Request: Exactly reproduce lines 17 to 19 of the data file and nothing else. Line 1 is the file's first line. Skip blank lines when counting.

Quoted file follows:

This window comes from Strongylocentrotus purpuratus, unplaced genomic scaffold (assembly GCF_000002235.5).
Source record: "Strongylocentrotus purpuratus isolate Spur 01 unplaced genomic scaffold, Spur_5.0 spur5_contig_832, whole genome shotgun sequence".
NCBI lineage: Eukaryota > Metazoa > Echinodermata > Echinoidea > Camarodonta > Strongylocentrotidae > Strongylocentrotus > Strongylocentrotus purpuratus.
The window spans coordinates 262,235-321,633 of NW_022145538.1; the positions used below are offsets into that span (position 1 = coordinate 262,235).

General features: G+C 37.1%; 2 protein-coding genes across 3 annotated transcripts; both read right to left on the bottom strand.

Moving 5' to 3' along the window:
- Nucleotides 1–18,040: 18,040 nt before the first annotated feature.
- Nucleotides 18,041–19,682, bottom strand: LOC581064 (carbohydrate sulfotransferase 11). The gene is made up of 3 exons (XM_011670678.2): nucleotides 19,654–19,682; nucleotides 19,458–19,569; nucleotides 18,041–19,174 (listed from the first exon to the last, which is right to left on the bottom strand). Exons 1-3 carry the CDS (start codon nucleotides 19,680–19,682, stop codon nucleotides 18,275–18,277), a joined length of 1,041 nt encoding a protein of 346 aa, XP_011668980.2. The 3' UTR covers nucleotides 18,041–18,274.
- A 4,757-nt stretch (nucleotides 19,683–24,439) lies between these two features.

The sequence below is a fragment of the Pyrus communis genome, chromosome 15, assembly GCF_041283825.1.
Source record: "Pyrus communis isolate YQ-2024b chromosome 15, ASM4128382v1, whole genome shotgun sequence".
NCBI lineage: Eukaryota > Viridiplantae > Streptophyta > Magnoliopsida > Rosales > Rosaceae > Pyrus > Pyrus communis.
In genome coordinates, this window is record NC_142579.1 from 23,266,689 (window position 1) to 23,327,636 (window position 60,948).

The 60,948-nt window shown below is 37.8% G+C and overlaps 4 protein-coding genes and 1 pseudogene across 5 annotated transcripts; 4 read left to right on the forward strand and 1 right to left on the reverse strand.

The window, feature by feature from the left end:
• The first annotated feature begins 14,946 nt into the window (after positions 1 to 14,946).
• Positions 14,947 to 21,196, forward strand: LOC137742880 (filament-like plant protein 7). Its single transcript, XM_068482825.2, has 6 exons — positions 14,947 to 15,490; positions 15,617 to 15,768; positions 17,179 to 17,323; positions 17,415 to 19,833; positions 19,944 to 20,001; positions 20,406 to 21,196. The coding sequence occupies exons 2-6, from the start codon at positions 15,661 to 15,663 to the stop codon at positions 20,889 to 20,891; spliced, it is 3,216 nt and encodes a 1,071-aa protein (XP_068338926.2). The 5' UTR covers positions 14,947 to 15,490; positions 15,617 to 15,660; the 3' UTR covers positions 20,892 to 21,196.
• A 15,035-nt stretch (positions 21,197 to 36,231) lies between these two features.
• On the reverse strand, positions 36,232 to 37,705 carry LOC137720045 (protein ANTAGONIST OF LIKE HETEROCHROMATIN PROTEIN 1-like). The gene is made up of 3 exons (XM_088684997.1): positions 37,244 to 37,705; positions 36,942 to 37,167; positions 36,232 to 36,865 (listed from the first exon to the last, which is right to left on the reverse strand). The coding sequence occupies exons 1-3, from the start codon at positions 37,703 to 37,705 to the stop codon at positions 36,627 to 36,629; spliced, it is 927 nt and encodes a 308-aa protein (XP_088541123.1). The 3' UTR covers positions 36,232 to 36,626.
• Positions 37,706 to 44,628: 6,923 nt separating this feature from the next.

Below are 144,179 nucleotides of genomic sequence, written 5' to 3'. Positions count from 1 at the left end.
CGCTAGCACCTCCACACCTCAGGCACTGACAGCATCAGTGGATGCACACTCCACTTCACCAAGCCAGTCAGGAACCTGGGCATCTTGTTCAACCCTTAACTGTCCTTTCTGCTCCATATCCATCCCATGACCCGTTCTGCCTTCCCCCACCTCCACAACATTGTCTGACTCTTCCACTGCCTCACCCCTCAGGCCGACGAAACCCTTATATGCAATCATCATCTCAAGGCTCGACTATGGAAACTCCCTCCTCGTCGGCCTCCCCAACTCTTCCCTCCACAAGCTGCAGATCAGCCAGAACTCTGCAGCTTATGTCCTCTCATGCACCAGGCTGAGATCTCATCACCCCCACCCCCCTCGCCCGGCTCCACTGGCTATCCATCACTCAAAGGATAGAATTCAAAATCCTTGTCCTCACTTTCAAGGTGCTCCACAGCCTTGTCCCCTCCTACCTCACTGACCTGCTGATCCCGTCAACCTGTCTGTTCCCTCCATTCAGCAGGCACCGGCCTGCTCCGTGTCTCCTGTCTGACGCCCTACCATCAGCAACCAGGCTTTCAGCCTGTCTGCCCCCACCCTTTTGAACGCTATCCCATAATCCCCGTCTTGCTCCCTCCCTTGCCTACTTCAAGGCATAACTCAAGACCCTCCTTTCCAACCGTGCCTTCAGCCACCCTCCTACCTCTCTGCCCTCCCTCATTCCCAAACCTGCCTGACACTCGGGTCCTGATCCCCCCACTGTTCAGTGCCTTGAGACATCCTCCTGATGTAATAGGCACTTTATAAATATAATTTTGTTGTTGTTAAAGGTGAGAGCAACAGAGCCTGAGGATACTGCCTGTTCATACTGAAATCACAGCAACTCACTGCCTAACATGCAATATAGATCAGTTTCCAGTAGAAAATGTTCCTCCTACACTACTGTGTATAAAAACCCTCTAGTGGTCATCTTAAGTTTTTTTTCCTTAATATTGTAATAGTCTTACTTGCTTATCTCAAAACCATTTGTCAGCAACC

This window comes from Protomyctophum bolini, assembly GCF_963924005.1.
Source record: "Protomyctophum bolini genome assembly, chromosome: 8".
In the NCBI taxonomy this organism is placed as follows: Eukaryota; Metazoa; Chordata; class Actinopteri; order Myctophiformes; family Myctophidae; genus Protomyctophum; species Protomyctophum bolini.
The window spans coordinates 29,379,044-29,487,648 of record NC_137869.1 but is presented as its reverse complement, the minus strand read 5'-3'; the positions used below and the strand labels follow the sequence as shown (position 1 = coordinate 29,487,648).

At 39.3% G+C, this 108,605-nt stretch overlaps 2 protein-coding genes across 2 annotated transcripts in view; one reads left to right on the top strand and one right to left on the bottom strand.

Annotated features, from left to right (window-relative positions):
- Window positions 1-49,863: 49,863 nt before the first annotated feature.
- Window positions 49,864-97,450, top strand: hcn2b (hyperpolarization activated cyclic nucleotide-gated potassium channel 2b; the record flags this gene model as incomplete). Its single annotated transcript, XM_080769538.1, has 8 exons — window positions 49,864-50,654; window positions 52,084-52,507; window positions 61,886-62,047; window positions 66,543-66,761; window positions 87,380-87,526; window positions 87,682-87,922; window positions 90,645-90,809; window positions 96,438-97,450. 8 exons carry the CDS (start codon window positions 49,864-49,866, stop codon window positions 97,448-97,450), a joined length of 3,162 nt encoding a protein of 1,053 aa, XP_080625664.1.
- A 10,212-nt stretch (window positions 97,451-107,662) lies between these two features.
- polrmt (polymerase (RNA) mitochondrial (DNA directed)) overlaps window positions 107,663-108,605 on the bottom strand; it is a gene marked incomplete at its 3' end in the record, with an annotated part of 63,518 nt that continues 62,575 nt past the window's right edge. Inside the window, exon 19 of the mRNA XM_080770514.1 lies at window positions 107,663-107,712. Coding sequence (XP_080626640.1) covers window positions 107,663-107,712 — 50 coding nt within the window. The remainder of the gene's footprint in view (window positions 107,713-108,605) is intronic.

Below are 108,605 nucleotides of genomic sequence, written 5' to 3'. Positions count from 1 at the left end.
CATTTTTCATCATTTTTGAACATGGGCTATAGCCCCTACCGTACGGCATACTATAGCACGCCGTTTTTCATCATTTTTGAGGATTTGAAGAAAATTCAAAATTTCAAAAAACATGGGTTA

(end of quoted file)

• Positions 14,947 to 21,196, forward strand: LOC137742880 (filament-like plant protein 7). Its single transcript, XM_068482825.2, has 6 exons — positions 14,947 to 15,490; positions 15,617 to 15,768; positions 17,179 to 17,323; positions 17,415 to 19,833; positions 19,944 to 20,001; positions 20,406 to 21,196. The coding sequence occupies exons 2-6, from the start codon at positions 15,661 to 15,663 to the stop codon at positions 20,889 to 20,891; spliced, it is 3,216 nt and encodes a 1,071-aa protein (XP_068338926.2). The 5' UTR covers positions 14,947 to 15,490; positions 15,617 to 15,660; the 3' UTR covers positions 20,892 to 21,196.
• A 15,035-nt stretch (positions 21,197 to 36,231) lies between these two features.
• On the reverse strand, positions 36,232 to 37,705 carry LOC137720045 (protein ANTAGONIST OF LIKE HETEROCHROMATIN PROTEIN 1-like). The gene is made up of 3 exons (XM_088684997.1): positions 37,244 to 37,705; positions 36,942 to 37,167; positions 36,232 to 36,865 (listed from the first exon to the last, which is right to left on the reverse strand). The coding sequence occupies exons 1-3, from the start codon at positions 37,703 to 37,705 to the stop codon at positions 36,627 to 36,629; spliced, it is 927 nt and encodes a 308-aa protein (XP_088541123.1). The 3' UTR covers positions 36,232 to 36,626.